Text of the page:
Wednesday July 1, 2015
Sea level to 7,470 feet
Santa Barbara to Portal Forbay Campground 332 miles.
The familiar sweet fresh smell of pines and recent rain lets me know that I am home in my beloved Sierra! (no S at the end when plural.) I am both soothed and excited. I arrived at Shaver Lake in time to eat my dinner while watching the sunset. With a full belly I make my way up towards Kaiser Pass Road, My gateway into the Sierra.
Kaiser Pass Road
Kaiser Pass Road is damp from the recent rains and makes the drive in even more exciting. I love this two way, single lane twisting, turning, curving, bumpy, pot holed, cliff edge drop off road. I have driven this road so many times both in daylight and night that I know each curve like the lines on the back of my hand. There is one stretch where you can see all the way to Mt Ritter and Mt Banner and tonight the mountains are bathed in the last glowing light of the day. Alpine glow at it’s best. I’m giddy with excitement.
I’m camped close to the trailhead and I’m watching a lightening storm and swapping out cookies for homemade brownies in my bear canister! Thanks mom! It took me a few minutes to realize that the flashing light I was seeing was lightening and not my headlamp. After the lightening show was over I watched the almost full moon make its way through the clouds. I’m now stretched out in my car bed, (I think I’m on version 3.1,) and it feels comfortable and is doing the exact job I designed it for…..sleeping in my car at the trailhead! A perfect night indeed.
Thursday July 2, 2015
Half way to Bear Creek Diversion trailhead (6,820 feet) to Lake Italy! ( 11,202) 16.5 miles 4, 382 feet of elevation gain.
It rained all night! And in the morning it was still raining so I slept until 7, crawling out of the car when the skies seemed a bit lighter. Not raining now but more is on the way; I think this is going to be a rainy thunderstormish trip.
I enjoyed my coffee while watching the clouds gather and recede over the silver divide.
I attempted to drive all the way to the Bear Dam Diversion trailhead on a 4 wheel drive only road. I had talked with the ranger and he thought I could make it in my car saying there was just one rough spot. Of course every treacherous spot made me think, ” is this the rough spot he thought I could make?” And then I would get through that spot and come to another, “Oh this must be the spot.” I did that for about a mile mile and a half until I came to a gully that had been carved deeper by the recent rains and decided to park and walk the rest of the way. But I had to drive back 7/10 of a mile to find a safe place to park. All this to say, with the morning rain and road walk I got a much later start than I thought.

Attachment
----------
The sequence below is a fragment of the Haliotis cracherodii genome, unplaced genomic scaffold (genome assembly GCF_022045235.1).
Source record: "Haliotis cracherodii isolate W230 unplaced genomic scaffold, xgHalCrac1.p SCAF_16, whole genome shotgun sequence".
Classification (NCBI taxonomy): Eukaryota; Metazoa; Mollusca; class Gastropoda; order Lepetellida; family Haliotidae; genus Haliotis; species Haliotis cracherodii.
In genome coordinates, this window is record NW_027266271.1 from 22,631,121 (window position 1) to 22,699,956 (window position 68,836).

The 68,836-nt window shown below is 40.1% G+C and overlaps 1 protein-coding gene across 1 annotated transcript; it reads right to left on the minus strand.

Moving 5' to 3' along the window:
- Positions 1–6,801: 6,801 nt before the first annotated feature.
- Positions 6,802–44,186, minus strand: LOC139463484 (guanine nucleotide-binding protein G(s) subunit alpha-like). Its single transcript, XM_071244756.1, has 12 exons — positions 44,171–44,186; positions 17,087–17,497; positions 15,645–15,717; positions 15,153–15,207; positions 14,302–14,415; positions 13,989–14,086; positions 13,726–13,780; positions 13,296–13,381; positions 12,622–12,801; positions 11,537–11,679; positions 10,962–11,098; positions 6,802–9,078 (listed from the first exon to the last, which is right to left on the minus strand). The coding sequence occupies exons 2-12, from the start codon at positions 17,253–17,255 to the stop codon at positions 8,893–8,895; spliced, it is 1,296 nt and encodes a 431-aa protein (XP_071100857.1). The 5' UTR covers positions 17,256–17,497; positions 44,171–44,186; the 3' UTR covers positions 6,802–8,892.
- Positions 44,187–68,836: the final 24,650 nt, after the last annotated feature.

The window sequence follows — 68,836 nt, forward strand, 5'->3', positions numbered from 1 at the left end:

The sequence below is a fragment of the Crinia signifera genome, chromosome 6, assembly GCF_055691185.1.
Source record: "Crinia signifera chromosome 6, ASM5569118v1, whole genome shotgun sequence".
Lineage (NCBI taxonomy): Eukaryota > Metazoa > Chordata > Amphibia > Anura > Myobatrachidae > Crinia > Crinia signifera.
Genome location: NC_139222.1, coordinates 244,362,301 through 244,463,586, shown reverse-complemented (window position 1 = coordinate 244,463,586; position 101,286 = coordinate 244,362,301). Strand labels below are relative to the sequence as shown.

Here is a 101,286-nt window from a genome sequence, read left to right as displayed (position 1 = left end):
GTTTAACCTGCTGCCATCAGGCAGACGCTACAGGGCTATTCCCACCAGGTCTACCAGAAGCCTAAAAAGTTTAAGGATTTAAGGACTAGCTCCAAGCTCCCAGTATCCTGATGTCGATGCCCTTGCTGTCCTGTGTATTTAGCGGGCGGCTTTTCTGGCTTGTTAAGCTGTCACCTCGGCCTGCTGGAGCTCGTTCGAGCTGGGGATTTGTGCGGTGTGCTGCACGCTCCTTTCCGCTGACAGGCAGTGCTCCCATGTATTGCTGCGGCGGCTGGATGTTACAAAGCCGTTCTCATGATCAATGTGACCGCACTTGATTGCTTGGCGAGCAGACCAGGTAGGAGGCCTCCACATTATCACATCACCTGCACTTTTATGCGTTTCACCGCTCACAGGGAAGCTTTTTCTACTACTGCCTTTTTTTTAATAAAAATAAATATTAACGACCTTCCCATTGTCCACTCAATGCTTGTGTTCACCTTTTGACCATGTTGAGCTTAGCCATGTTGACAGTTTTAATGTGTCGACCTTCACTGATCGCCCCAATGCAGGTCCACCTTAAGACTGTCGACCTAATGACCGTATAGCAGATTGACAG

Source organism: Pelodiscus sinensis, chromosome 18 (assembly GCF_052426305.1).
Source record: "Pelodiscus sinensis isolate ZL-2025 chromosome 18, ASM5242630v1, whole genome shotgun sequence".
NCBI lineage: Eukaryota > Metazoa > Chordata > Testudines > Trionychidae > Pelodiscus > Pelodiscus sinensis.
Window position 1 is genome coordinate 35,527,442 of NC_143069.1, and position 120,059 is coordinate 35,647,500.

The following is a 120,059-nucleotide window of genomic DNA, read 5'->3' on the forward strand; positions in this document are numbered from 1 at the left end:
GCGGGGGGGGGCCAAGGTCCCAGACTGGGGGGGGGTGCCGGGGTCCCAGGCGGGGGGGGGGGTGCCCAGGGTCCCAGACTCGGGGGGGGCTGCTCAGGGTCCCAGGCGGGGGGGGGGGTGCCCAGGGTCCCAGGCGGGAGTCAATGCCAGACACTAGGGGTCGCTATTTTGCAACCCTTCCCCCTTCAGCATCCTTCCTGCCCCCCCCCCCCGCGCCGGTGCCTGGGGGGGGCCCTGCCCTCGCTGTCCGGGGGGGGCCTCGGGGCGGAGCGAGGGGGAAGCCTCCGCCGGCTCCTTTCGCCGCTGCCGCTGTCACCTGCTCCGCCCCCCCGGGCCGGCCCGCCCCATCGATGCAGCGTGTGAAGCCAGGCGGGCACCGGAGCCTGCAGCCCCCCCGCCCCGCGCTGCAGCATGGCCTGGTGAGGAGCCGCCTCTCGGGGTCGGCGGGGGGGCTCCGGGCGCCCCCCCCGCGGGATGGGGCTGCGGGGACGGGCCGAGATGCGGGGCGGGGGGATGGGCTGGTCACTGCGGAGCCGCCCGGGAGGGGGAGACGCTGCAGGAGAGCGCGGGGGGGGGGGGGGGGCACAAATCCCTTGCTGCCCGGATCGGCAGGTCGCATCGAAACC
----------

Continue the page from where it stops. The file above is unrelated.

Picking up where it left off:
The first 8 miles of the trail went along the incredibly beautiful Bear Creek. The recent rains and humidity made the smells that much more intense. There were so many hues of green it was like a painters pallet.
I saw one other person on this part of the trail….he is hiking the JMT and had stopped at Edison lake fora re-supply and was now hiking the 8 miles back to the John Muir Trail. (JMT) We flipped flopped each other all morning.
Trail along Bear Creek
Cruiser seeking shelter.
I stopped for lunch at two cascading waterfalls. After lunch, PB on a tortilla with dried apples, coconut and crushed corn chips, the trail climb steadily up, Up, UP and then UP some more… and I slowed to a crawl. The after lunch slump and the altitude really got to me and I kept stopping every several feet. Soon I hit my stride and found myself at the trail junction of the PCT/JMT and headed south. I saw a lot of people…JMTers heading south, and PCTers heading north.
An inviting pool along Bear Creek
When I got to the trail junction for Lake Italy I checked my watch and was surprised that is was only 3:15. I figured it would take me 3 hours to get to Lake Italy….I still had a little over 2,000 feet to climb. I thought if I felt too tired I could always stop and set up camp. I saw one person coming down and he shared that the trail was hard to follow. Hmmm I started to second guess myself, and I kept finding the trail so I kept going. This second guessing myself would become a theme for the rest of the trip.
One of the reasons I choose this trip was to practice and hone my cross-country skills. This route has a nice combination of on trail, unmaintained trail, (meaning no trail work is performed on the trail and you might be able to find it and you might not. ) “use-trail,” ( hikers “use” this to get from one point to another but it is not an official trail, is not marked, and may not lead anywhere.) and cross country. ( no trail, use a map and compass and/or a GPS and pick your own route.)
Hilgard Branch was beautiful dotted with granite rocks, Indian paintbrush, lupine and about a hundred thousand mosquitos. Although that’s just really a rough estimate! I’m fortunate in that Mosquitos land on me and annoy me but they don’t always bite me. I didn’t even want to stop to look for the bug juice!